Q, How would you summarize TCA’s just-completed annual convention?
A. It was excellent. I think anyone who attended the event would also give very positive feedback! Not only did we see a bump in our attendance numbers — 1,520 registrants — but we also had representatives from more than 180 carrier companies, which surpassed our goal. This year’s revamped schedule featured meaningful and impactful educational content that was well received. Lastly, the event offered a sold-out, robust exhibit hall that featured lots of networking opportunities and great interaction with our associates.
Q. What specifically does your calendar look like for the next three months?
A. My calendar has always been pretty busy, but this new role takes it up a notch for sure. Shortly after returning from convention, I attended the White House event hosted by President Joe Biden and Secretary of Transportation Pete Buttigieg in early April. What a way to kick off my role as chairman! I plan to spend a good bit of time at the TCA offices working with President Jim Ward and our staff. Also, I am very excited for the upcoming TCA Safety & Security Meeting and Refrigerated Meeting this summer. Definitely make plans for your team to join us!
Q. Share some of the highlights of the agenda for the Safety & Security Meeting, and explain why it’s important for members attend.
A. Building off of a well-attended event last year in St. Louis, with nearly 300 safety professionals, we’re eager for this year’s event set for June 5-7, in downtown Nashville. I’m most excited for our slate of educational sessions that will tackle topics like cargo security, data preservation, DataQs, legal perspectives, and more. In fact, I am one of the panelists for Sunday’s CEO panel that will focus on safety as a retention tool. Also, you won’t want to miss our jam-packed exhibit hall. It will highlight the best innovation our industry has to offer!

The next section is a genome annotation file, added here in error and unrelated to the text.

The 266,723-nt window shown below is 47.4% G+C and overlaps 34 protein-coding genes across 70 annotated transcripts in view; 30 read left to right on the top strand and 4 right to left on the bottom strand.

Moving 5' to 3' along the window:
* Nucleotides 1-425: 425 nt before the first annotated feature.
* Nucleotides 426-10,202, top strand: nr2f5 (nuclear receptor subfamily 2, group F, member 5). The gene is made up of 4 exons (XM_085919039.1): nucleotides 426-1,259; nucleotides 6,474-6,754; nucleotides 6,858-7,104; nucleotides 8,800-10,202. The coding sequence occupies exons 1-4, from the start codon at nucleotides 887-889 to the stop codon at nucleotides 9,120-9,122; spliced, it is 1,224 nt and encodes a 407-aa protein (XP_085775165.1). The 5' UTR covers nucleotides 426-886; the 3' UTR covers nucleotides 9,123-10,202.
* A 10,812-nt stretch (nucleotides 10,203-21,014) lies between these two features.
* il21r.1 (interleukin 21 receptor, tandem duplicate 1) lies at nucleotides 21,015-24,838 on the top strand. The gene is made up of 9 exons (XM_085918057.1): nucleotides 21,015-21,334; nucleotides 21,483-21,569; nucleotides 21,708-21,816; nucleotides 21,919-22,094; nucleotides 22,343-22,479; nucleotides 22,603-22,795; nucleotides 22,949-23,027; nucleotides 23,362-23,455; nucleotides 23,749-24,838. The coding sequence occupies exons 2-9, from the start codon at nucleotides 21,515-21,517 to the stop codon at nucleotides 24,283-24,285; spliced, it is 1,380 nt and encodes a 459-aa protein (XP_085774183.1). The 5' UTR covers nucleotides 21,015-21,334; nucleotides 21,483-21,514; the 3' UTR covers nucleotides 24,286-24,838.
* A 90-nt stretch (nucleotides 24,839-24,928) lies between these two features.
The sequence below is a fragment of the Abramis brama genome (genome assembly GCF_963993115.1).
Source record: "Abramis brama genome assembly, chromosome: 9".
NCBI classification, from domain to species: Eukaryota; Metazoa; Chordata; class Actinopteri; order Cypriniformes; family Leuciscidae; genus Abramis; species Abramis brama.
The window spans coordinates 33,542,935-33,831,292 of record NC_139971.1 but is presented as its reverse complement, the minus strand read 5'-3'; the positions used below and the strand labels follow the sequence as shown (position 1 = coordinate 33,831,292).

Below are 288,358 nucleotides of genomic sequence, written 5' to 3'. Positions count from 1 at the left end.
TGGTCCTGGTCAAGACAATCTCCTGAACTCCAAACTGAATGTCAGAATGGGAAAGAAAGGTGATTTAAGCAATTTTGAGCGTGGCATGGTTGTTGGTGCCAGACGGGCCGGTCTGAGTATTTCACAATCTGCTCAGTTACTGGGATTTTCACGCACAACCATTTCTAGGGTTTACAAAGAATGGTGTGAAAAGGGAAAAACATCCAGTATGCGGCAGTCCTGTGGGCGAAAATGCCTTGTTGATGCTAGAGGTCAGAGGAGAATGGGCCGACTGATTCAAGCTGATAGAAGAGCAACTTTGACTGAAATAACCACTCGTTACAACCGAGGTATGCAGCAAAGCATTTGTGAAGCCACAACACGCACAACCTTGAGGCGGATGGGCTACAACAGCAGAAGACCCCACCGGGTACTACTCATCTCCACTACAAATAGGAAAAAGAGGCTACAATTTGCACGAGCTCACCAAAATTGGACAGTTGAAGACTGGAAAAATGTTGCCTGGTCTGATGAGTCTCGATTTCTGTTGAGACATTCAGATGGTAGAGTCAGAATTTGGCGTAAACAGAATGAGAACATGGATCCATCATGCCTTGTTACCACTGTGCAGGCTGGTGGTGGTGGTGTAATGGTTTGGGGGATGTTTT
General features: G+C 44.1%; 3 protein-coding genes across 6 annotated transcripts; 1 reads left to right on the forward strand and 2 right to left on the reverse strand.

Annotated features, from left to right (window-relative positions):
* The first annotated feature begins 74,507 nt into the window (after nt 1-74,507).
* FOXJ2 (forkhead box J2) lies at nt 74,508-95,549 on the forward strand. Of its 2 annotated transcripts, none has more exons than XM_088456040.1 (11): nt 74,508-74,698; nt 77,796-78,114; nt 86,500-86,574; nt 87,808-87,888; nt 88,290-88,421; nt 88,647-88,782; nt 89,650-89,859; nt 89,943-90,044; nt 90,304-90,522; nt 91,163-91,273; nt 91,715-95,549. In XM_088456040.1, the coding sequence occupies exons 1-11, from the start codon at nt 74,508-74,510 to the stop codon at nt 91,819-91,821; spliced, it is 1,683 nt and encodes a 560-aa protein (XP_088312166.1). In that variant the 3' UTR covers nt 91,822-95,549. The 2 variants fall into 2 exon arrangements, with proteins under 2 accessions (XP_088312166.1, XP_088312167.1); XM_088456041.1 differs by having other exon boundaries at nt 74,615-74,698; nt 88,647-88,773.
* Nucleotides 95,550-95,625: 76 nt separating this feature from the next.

Q. As you step into the role of chairman, what is your message to TCA members who are not actively involved in TCA conventions and programs?
A. Honestly, you’re missing out and not taking full advantage of your membership. I would strongly encourage carrier participation — from your leadership and operations staff to your safety and HR departments. It sounds cliché, but there’s something for everyone. Be sure to view TCA’s upcoming events calendar at truckload.org/events.